You could say it started with Pikachu. In the summer of 2016, the mobile game Pokémon Go exploded in popularity, augmented reality (AR) effectively went mainstream, and it wasn’t long before AR filters and lenses caught on with Snapchat and Instagram users. These days, there’s more to AR than just fun and games. For future-facing brands and retailers, augmented reality represents an exciting and lucrative new frontier — a global market expected to reach over $250 billion by 2028, where highly personalized customer experiences can be delivered at the tap of a mobile device.
What is augmented reality?
According to Gartner, augmented reality (AR) is the real-time use of information in the form of text, graphics, audio, and other virtual enhancements integrated with real-world objects. It is this “real world” element that differentiates AR from virtual reality.
Augmented reality vs. virtual reality
While virtual reality (VR) creates an artificial world for the user to explore via a headset, in most cases, an AR experience only requires a smartphone and access to the campaign’s app, making it much easier for brands to embrace this option as part of their omnichannel strategy.
Enhancing the omnichannel experience with AR
By creating an immersive experience based on a customer’s own unique environment, AR achieves the holy grail of omnichannel marketing — customer-centricity. Augmented reality allows organizations to interact with customers at a deeper level, which in turn gives consumers the confidence and reassurance they need to convert. Research from NielsenIQ reveals that 64% of customers consider AR to be the leading technology to assist, amplify, and augment their daily lives, while 51% of respondents said they are willing to use AR technology to assess products before buying.
Try before you buy
Think about it, when you’re investing in items like furniture, you usually try to gather as much information as possible about the product before you commit to the purchase - the style, dimensions, color, but the option to see how the item will look in your living space can prove game-changing. A study by Apple found that consumers are 11 times more likely to buy furniture if they can use AR to see how it fits within their home, while home improvement businesses report 20% fewer returns when consumers can experience products using AR.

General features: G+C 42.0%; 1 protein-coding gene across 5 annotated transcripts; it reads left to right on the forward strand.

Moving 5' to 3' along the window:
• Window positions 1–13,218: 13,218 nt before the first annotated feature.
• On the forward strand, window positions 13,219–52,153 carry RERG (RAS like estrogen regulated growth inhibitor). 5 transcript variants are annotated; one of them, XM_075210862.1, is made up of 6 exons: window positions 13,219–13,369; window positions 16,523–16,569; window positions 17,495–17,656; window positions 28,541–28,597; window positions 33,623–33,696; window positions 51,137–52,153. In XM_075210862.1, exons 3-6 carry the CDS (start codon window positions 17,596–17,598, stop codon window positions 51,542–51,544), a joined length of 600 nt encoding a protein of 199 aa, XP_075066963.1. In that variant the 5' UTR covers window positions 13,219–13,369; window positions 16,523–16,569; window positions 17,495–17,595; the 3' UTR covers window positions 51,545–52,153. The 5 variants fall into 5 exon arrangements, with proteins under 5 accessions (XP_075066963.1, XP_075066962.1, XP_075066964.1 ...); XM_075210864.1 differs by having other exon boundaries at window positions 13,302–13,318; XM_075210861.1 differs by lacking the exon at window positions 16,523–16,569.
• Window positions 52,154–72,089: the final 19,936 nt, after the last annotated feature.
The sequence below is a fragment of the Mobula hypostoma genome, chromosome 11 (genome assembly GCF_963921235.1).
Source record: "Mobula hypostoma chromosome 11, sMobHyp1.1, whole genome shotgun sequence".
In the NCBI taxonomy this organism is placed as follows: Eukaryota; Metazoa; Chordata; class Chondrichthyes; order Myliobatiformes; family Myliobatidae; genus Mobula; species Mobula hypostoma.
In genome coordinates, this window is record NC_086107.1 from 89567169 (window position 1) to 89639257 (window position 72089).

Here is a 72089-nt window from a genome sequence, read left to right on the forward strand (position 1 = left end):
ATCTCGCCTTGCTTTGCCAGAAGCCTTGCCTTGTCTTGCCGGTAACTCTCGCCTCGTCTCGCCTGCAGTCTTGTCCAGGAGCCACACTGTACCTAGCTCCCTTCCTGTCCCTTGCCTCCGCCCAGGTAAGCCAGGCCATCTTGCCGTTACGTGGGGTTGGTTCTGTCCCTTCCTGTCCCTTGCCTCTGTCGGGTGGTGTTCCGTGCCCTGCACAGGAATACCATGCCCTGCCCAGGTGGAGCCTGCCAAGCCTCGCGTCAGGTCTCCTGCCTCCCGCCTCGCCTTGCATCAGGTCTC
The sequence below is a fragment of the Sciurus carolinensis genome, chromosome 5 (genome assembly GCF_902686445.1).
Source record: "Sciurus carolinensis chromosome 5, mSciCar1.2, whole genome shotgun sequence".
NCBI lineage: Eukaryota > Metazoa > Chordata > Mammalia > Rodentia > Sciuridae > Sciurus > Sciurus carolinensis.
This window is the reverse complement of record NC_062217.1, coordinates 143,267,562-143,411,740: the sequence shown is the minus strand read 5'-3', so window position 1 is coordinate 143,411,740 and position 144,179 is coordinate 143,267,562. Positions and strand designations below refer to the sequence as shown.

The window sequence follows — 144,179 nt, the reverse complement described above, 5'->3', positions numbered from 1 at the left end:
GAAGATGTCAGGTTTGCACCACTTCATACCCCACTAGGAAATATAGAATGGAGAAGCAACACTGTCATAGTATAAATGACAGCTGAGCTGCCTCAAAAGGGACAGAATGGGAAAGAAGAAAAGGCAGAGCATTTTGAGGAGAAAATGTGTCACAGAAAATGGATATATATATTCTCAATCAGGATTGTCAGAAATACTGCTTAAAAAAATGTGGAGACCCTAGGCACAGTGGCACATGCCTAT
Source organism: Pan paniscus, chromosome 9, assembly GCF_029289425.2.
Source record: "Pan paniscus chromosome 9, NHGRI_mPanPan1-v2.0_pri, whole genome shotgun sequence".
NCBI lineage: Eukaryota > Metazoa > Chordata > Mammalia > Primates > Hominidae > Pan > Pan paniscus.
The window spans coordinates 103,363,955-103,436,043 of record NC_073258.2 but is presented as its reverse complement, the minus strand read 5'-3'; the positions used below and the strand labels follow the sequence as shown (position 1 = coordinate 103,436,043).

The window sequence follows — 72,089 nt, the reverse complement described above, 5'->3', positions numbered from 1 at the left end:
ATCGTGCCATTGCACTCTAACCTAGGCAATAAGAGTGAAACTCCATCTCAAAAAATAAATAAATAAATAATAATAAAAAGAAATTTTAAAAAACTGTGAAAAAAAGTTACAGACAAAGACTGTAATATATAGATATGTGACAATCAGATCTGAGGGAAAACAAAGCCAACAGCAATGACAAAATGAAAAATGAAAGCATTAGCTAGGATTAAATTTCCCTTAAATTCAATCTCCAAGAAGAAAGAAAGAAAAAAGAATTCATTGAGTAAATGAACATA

When integrated into an omnichannel strategy, AR-powered interactions bridge the gap between a customer’s home and the store and online and offline experiences. Applying AI and machine learning, retailers can enhance the experience further by delivering relevant and personalized product recommendations.
How social commerce is leveraging AR technology
Capitalizing on post-pandemic shifts in consumer behavior, social platforms are seamlessly integrating AR technology into the social commerce experience they offer their users.
Pinterest’s “Try On for Home Décor” feature gives users the ability to virtually place items from 80,000 shoppable pins in their home using the Pinterest Lens camera. According to the platform, pinners are five times more likely to purchase from Try On-enabled pins than standard pins.
In February 2022, Snapchat announced that its catalog-powered shopping lens generated $6 million in sales and 30 million product try-ons over a two-week period for partner Ulta Beauty, while MAC Cosmetics reported 17 times more purchases among women and over 1.3 million AR-powered try-ons. The social platform is now offering brands a suite of AR tools allowing them to create 3D models of products, generate assets for Snapchat AR try-on Lens experiences, and use Snap’s AR Shopping Templates to import their product catalog and create AR shopping catalog Lenses.
The opportunity for phygital retail
When it comes to the brick-and-mortar retail space, AR technology provides brands with the opportunity to blur the lines between physical and digital experiences and satisfy the three I’s of phygital strategy: immersion, immediacy, and interaction. And the sky is the limit for creative concepts — case in point, Nike’s 2021 campaign at its flagship ‘House of Innovation’ store in New York, in which the sports retailer delighted customers with an immersive experience that featured a re-creation of Oregon’s Smith Rock State Park. Using their phones, visitors were invited to scan QR codes to access a map, a checklist of activities, and AR visuals, and were rewarded with physical and virtual incentives.
Spinning the globe to Turkey, iGA Istanbul Airport has recently launched an AR-driven service on its mobile app which offers passengers special deals and discount codes at airport stores. Passengers simply log into the Istanbul Airport app and select the AR tab. A virtual character called CiGA then accompanies them on their route, and as they approach a store, the name of the store appears as a pop-up and provides details of special offers and promotions.
Embracing the new reality
Whether utilized within an app, as part of your social commerce offering, or in a phygital situation, augmented reality has the potential to revolutionize the consumer experience — and across a diverse range of industries, from fashion and retail to automotive, real estate, entertainment, and travel. Brands who seize this opportunity now not only gain a competitive edge, but also signal their intention to build real and lasting customer connections.
Fiona Hilliard is a Content Marketing Manager at Sitecore. Connect with her on LinkedIn.